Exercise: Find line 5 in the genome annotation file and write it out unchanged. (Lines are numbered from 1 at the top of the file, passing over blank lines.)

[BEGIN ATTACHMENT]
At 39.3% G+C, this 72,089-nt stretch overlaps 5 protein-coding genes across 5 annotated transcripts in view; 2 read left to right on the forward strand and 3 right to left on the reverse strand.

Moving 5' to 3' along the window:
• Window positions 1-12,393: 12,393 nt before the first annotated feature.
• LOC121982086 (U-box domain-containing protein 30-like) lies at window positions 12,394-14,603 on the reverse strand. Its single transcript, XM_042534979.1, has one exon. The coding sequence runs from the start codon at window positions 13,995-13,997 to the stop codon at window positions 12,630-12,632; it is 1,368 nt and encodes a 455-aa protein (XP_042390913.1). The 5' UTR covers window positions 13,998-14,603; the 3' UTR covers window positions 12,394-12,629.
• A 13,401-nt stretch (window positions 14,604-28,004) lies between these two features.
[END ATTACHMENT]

• A 13,401-nt stretch (window positions 14,604-28,004) lies between these two features.